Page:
In today’s competitive recruiting landscape, one of the things that organizations need to focus on is their employee value proposition (EVP). The EVP comprises all of those “things” that employees get by working for your organization. It includes:
- Compensation, benefits, and perks
- Work environment (i.e. what does the place look like?)
- Training and career development
- Rewards and recognition
Organizations want their EVP to be competitive in the job marketplace. Frankly, even in a less competitive job market, it just makes good business sense to promote this information. I recently wrote a series of posts on the Workforce Institute at Kronos Incorporated blog about the employee value proposition and specifically focused on adding the component of trust. I wanted to share them with you over here.
5 Currencies Essential to Your Company’s Employee Value Proposition. Letting employees know the currencies – both monetary and non-monetary –they will receive helps them decide whether to work for an organization. Once hired, providing ongoing communications about the EVP can impact the degree to which an employee engages with the organization and whether they want to stay.
4 Steps Toward Building a Recruiting Process that Creates Employee Trust. Good processes will yield good outcomes. Organizations that want to hire the best talent need to have an excellent recruiting process because candidates have choices. Sometimes, many choices! And if the organization wants candidates to choose them, then understanding how to build trust in the recruiting process is essential.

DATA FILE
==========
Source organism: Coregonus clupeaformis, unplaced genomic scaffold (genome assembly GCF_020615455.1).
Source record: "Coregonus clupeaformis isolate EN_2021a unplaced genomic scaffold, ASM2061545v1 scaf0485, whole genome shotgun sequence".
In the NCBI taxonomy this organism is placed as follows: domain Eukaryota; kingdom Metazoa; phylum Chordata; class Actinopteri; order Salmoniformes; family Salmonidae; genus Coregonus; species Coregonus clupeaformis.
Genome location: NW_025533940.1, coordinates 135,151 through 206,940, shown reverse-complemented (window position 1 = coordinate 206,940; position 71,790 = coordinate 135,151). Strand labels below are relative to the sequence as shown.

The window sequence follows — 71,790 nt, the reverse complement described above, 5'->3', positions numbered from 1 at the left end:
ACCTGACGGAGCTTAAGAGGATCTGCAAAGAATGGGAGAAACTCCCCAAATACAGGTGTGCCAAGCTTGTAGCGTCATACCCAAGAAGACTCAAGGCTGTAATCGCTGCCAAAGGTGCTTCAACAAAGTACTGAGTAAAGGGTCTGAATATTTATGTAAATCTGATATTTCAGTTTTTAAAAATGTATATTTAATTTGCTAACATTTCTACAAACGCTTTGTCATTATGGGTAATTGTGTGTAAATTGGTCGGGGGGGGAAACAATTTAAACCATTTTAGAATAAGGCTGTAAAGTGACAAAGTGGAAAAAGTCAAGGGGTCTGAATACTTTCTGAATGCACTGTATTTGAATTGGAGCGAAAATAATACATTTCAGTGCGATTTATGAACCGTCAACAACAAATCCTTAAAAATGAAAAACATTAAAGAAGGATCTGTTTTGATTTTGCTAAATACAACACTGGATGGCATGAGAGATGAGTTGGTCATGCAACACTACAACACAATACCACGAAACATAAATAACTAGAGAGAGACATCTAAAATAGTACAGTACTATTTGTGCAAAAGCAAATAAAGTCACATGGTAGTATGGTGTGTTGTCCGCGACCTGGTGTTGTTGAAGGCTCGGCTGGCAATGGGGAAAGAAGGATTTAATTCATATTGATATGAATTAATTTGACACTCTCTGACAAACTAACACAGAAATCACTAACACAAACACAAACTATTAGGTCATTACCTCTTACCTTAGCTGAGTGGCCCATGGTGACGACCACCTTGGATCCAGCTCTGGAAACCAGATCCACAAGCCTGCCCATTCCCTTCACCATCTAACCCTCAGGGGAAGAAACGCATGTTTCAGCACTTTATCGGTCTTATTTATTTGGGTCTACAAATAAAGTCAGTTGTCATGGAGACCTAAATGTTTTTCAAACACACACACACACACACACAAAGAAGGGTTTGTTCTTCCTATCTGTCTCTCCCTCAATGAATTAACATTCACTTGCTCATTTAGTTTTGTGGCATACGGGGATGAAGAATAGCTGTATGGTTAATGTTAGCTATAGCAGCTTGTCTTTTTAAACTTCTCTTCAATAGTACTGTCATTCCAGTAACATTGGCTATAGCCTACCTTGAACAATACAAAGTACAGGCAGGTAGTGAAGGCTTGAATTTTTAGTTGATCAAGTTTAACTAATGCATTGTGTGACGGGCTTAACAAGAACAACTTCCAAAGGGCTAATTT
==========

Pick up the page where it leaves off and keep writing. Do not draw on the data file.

How to Create a Trusting Company Culture. Trust is essential in today’s business world. This isn’t just the latest trend du jour. It’s also not a generational thing. Every age group wants to work with dependable people and in a place they can trust. Companies that focus on building trusting cultures will win the talent wars and the customer wars too.
When it comes to building trust, the best approach is a proactive one. Just like customers who buy from companies they trust, employees want to work for organizations that they trust. It’s essential for businesses to show candidates and employees that they’re trustworthy. And in the unlikely chance that something happens to question the company’s trust, the organization needs to have a plan to get it back. It’s better to have this discussion and never use it than scramble after the fact.
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